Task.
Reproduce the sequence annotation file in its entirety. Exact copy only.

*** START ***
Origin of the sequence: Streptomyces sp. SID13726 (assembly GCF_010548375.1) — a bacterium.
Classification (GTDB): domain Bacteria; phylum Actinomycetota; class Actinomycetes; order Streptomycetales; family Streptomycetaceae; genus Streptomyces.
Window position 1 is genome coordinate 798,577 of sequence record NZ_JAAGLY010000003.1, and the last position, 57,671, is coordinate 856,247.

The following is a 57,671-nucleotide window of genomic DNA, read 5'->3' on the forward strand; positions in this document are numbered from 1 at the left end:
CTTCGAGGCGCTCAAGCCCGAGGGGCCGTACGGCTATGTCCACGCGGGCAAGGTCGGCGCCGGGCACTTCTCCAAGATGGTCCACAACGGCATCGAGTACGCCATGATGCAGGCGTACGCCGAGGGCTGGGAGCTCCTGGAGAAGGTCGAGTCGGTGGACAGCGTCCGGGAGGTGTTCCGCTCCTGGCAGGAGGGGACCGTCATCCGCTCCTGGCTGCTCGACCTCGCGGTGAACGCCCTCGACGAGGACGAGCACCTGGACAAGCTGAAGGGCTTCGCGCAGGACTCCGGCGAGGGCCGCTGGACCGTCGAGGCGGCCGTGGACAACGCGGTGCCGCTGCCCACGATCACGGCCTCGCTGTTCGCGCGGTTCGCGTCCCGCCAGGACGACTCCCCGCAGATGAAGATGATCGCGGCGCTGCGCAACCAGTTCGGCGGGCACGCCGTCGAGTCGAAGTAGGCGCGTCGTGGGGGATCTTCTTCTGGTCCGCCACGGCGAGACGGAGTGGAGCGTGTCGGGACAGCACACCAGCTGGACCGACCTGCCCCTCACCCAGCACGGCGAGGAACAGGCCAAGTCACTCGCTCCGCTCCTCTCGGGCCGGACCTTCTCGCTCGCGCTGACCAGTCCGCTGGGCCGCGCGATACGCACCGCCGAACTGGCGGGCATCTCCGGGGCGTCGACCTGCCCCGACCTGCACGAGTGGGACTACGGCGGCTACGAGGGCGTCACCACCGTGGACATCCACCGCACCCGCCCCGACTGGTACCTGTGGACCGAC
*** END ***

Origin of the sequence: Streptomyces sp. SID13726 (assembly GCF_010548375.1) — a bacterium.
Classification (GTDB): domain Bacteria; phylum Actinomycetota; class Actinomycetes; order Streptomycetales; family Streptomycetaceae; genus Streptomyces.
Window position 1 is genome coordinate 798,577 of sequence record NZ_JAAGLY010000003.1, and the last position, 57,671, is coordinate 856,247.

The following is a 57,671-nucleotide window of genomic DNA, read 5'->3' on the forward strand; positions in this document are numbered from 1 at the left end:
CTTCGAGGCGCTCAAGCCCGAGGGGCCGTACGGCTATGTCCACGCGGGCAAGGTCGGCGCCGGGCACTTCTCCAAGATGGTCCACAACGGCATCGAGTACGCCATGATGCAGGCGTACGCCGAGGGCTGGGAGCTCCTGGAGAAGGTCGAGTCGGTGGACAGCGTCCGGGAGGTGTTCCGCTCCTGGCAGGAGGGGACCGTCATCCGCTCCTGGCTGCTCGACCTCGCGGTGAACGCCCTCGACGAGGACGAGCACCTGGACAAGCTGAAGGGCTTCGCGCAGGACTCCGGCGAGGGCCGCTGGACCGTCGAGGCGGCCGTGGACAACGCGGTGCCGCTGCCCACGATCACGGCCTCGCTGTTCGCGCGGTTCGCGTCCCGCCAGGACGACTCCCCGCAGATGAAGATGATCGCGGCGCTGCGCAACCAGTTCGGCGGGCACGCCGTCGAGTCGAAGTAGGCGCGTCGTGGGGGATCTTCTTCTGGTCCGCCACGGCGAGACGGAGTGGAGCGTGTCGGGACAGCACACCAGCTGGACCGACCTGCCCCTCACCCAGCACGGCGAGGAACAGGCCAAGTCACTCGCTCCGCTCCTCTCGGGCCGGACCTTCTCGCTCGCGCTGACCAGTCCGCTGGGCCGCGCGATACGCACCGCCGAACTGGCGGGCATCTCCGGGGCGTCGACCTGCCCCGACCTGCACGAGTGGGACTACGGCGGCTACGAGGGCGTCACCACCGTGGACATCCACCGCACCCGCCCCGACTGGTACCTGTGGACCGAC